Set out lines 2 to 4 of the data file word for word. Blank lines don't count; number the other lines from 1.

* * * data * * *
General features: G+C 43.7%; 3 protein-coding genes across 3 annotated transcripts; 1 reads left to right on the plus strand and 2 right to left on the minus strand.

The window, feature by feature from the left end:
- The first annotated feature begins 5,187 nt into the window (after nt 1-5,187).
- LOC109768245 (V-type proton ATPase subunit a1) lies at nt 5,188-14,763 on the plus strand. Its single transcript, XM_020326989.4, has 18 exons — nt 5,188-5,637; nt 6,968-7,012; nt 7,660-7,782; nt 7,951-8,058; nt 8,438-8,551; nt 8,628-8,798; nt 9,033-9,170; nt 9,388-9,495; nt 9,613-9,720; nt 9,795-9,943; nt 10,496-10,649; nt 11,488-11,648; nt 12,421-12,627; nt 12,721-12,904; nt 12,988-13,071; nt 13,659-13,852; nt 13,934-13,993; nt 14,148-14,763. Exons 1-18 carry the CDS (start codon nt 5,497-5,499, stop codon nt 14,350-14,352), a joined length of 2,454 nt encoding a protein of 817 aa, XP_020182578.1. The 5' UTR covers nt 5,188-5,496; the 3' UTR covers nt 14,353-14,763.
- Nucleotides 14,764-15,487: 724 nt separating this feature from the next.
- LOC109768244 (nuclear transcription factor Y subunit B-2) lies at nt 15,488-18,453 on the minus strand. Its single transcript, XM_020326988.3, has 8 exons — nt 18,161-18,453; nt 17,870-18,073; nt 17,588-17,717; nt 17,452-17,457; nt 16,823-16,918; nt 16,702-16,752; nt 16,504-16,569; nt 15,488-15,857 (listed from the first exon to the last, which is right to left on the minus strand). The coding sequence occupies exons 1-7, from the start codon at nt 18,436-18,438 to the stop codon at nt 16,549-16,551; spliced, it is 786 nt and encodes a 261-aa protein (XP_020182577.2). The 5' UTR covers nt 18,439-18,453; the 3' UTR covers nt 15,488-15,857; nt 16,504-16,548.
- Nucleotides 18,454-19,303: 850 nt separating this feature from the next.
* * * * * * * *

The window, feature by feature from the left end:
- The first annotated feature begins 5,187 nt into the window (after nt 1-5,187).
- LOC109768245 (V-type proton ATPase subunit a1) lies at nt 5,188-14,763 on the plus strand. Its single transcript, XM_020326989.4, has 18 exons — nt 5,188-5,637; nt 6,968-7,012; nt 7,660-7,782; nt 7,951-8,058; nt 8,438-8,551; nt 8,628-8,798; nt 9,033-9,170; nt 9,388-9,495; nt 9,613-9,720; nt 9,795-9,943; nt 10,496-10,649; nt 11,488-11,648; nt 12,421-12,627; nt 12,721-12,904; nt 12,988-13,071; nt 13,659-13,852; nt 13,934-13,993; nt 14,148-14,763. Exons 1-18 carry the CDS (start codon nt 5,497-5,499, stop codon nt 14,350-14,352), a joined length of 2,454 nt encoding a protein of 817 aa, XP_020182578.1. The 5' UTR covers nt 5,188-5,496; the 3' UTR covers nt 14,353-14,763.